Mec says has no power to set poll date


Malawi Electoral Commission (Mec) Tuesday told political parties at a Centre for Multiparty Democracy (CMD) meeting in Lilongwe that it has no powers to set a date for an election, technically disowning the July 2 date it had initially announced, we have established.

Mec has, meanwhile, asked Parliament to meet and set a date for the fresh presidential election which was upheld by the Supreme Court of Appeal last Friday. On March 23, Mec Chairperson Jane Ansah announced that the electoral body had settled for July 2 which is a day shy of the last day of the 150 days within which the High Court had ordered that the fresh election should be held after it had nullified the May 21 2019 presidential poll. Tuesday, Mec met representatives of political parties ahead of the National Elections Consultative Forum (Necof) meeting that is expected to take place in Mangochi District today.

Both Malawi Congress Party (MCP) Secretary General Eisenhower Mkaka and UTM Deputy Secretary General Levi Luwembe confirmed attending the meeting where issues bordering on election date were discussed.


Mkaka said the matter will be presented at the Necof meeting so that the political parties can map the way forward. The implication is that the Supreme Court made it clear that July 2 was an invalid date,” Mkaka said.

On his part, Luwembe, who represented his party’s Secretary General and CMD Deputy Chairperson, Patricia Kaliati, said Mec had told the political parties that the Supreme Court had reminded the electoral body that it does not have powers to set a date for an election.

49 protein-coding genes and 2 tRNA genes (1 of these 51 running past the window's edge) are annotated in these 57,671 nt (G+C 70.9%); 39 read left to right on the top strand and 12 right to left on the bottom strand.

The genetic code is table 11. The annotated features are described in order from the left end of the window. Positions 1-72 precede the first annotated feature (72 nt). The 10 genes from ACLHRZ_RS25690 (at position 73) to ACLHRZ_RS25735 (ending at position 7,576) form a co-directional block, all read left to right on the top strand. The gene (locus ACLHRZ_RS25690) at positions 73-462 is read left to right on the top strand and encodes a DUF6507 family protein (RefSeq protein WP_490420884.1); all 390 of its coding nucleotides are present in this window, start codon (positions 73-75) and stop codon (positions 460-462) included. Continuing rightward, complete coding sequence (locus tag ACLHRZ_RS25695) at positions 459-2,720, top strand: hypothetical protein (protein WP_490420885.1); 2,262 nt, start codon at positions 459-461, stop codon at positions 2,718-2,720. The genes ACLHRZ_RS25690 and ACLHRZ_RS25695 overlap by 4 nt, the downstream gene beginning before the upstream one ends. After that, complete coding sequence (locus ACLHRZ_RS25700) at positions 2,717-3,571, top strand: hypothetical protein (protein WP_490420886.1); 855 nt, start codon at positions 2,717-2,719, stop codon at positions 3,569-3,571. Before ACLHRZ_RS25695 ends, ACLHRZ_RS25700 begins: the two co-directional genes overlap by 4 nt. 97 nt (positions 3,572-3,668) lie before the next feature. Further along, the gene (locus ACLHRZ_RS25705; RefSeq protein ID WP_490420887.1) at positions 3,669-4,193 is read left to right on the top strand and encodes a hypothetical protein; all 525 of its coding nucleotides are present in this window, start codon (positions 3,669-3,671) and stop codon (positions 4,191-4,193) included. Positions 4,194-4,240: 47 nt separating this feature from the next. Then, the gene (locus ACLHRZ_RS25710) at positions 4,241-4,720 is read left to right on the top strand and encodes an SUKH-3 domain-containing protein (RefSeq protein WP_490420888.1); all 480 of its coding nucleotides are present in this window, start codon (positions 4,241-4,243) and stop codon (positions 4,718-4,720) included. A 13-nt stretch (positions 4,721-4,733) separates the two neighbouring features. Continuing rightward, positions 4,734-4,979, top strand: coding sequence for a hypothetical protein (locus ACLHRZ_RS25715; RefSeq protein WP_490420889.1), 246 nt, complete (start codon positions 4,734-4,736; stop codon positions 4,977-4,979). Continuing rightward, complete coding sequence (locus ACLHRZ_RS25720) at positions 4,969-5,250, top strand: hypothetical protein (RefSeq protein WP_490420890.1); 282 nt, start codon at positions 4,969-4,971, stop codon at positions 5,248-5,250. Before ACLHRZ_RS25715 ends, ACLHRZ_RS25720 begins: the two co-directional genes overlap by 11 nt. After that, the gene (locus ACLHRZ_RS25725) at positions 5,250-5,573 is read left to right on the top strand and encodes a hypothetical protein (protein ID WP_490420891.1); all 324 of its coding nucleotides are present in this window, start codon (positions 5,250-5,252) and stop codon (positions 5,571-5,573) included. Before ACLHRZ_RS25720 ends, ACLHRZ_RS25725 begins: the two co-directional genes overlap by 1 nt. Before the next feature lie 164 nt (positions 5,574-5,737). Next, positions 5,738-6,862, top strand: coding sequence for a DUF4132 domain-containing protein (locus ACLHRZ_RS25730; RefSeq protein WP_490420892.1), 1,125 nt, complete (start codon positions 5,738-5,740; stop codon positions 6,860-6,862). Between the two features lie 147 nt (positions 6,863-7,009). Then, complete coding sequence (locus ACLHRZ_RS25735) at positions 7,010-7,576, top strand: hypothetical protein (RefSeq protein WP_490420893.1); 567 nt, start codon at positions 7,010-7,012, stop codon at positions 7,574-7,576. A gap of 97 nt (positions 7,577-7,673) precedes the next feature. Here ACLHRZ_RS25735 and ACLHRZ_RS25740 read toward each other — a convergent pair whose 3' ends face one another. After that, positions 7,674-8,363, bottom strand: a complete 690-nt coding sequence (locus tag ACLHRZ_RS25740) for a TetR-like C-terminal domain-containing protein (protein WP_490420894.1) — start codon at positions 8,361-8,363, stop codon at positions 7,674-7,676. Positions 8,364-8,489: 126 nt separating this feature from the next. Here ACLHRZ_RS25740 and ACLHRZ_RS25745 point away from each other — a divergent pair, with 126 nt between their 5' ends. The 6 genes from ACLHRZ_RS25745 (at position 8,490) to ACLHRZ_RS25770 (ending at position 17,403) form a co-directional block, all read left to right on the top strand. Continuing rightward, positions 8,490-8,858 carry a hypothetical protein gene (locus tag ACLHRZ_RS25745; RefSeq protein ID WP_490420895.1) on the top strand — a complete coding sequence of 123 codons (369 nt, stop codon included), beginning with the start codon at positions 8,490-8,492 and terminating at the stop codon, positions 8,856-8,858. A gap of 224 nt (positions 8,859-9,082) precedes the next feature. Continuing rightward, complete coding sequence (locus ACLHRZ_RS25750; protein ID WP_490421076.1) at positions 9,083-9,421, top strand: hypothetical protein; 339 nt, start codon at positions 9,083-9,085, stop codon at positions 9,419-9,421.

“We have been told that it was erroneous for Mec to set the July 2 date. Now, Mec has asked political parties to ask for a meeting of Parliament to set a new date or validate the July 2 date,” Luwembe said. He also said during the meeting, Mec commissioners did not indicate whether they were resigning from their positions after the Supreme Court confirmed the judgement of the High Court—that had handled the election petition case as a constitutional referral—in which it had nullified the 2019 presidential poll.


“The Chairperson announced that one commissioner has gone on leave pending the end of contract. She also reminded political parties that the commissioners’ contracts end on June 29 and that they should start thinking of who to nominate for the positions,” Luwembe said.

He added that during the meeting, National Registration Bureau and Mec made some presentations to dismiss claims that they were registering under-aged children to vote in the forthcoming election. Our sources at the meeting said the declaration by Mec that it has no powers to set dates for elections implies they are back to square one as President Peter Mutharika already rejected a bill which had initially set May 19 as the election date.

But lawyer Khumbo Soko, who was in the team that represented UTM president Saulos Chilima, said what Mec told the political parties was misleading.

“She [Ansah] is just trying to throw spanners in the election process and continuously wants to be the problem instead of being part of the solution. “The court never gave such a directive. And if she wants to go by what Justice [Edward] Twea said about Parliament setting election dates, that view was in minority and therefore cannot override the unanimous decision by the bench,” Soko explained.

During the CMD meeting, our sources said, another contentious issue that arose was the printing of ballot papers in the wake of the Covid-19 pandemic.

We did not manage to speak to Ansah as her phone went unanswered on several attempts. The High Court had nullified the 2019 presidential election on the basis of widespread and systematic irregularities and described the current crop of Mec commissioners as incompetent.

The Supreme Court upheld the decision and directed that only those who had voted in the past election should do so during the fresh election.

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